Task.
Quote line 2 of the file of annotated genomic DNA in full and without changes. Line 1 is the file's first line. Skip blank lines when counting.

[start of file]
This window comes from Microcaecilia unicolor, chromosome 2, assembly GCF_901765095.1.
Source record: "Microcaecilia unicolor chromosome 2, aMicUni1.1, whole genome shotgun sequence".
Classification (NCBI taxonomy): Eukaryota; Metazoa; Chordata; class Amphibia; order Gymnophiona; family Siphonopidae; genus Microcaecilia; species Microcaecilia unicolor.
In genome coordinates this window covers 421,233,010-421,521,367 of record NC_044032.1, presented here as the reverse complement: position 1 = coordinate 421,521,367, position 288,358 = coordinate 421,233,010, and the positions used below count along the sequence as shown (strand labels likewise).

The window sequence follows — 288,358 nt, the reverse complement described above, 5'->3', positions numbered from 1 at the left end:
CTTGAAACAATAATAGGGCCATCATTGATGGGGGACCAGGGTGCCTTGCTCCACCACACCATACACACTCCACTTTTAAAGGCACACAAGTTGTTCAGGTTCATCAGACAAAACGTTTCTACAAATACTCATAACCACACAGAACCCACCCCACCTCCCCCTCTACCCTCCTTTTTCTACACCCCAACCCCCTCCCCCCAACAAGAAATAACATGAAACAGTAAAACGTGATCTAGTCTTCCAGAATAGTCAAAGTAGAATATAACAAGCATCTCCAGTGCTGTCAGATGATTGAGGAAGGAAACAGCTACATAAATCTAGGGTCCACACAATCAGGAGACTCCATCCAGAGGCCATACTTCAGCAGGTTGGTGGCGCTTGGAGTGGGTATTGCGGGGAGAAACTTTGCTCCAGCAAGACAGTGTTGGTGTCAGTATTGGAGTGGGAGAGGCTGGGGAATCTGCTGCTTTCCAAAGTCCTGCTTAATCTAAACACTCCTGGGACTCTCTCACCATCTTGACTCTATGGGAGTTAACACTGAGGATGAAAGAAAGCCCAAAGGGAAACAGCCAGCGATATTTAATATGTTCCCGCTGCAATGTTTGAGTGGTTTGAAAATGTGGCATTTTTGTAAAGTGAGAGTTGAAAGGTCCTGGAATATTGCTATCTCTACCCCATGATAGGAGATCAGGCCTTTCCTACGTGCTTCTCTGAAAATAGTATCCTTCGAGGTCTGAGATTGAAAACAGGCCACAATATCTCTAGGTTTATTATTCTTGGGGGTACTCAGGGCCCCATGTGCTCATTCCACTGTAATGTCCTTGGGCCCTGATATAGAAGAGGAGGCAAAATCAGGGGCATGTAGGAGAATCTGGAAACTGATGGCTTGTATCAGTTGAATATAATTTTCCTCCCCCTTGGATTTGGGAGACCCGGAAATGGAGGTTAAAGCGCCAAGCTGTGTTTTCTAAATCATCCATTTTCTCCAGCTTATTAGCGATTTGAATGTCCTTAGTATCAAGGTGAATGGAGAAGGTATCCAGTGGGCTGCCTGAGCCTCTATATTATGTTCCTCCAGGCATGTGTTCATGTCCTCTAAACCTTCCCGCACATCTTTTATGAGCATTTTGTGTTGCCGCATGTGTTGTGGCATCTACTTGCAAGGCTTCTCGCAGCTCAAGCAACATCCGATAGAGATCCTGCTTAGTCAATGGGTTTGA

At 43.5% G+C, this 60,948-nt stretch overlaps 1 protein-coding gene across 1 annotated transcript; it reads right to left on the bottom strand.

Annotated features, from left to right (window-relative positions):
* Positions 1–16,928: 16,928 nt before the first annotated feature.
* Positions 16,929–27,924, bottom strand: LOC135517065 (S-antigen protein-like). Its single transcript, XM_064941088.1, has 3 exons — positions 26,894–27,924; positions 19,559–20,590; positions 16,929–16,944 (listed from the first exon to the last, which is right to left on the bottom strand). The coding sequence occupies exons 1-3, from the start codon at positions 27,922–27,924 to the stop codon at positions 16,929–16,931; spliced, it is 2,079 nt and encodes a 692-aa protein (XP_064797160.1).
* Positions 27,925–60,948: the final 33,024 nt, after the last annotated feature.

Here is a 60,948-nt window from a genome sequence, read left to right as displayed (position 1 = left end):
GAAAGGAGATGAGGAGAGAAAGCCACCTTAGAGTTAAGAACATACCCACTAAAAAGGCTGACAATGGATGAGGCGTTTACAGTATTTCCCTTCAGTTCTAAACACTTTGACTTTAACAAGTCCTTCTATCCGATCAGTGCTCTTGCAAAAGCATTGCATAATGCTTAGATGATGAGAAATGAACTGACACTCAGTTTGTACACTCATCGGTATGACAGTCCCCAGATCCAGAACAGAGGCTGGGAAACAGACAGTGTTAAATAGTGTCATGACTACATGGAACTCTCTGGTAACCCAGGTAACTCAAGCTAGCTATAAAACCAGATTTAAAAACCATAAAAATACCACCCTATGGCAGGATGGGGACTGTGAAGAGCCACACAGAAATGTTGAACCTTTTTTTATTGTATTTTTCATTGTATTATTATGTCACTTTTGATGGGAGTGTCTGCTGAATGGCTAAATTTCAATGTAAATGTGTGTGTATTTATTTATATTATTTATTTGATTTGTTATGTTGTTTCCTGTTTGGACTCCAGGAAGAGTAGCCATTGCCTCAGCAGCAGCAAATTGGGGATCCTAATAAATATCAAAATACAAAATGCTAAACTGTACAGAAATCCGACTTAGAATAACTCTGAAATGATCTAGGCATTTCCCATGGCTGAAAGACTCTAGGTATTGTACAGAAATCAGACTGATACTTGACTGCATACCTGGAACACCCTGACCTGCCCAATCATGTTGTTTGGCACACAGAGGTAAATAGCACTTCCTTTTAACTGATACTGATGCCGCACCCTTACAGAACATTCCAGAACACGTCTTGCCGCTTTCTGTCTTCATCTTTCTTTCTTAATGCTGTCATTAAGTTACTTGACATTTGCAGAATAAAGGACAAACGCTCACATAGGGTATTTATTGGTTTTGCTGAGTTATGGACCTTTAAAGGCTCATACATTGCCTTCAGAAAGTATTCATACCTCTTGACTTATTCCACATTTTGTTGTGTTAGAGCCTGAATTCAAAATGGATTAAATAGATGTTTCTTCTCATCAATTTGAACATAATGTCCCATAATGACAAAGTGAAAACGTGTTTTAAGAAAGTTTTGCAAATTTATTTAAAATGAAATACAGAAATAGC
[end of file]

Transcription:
Source record: "Microcaecilia unicolor chromosome 2, aMicUni1.1, whole genome shotgun sequence".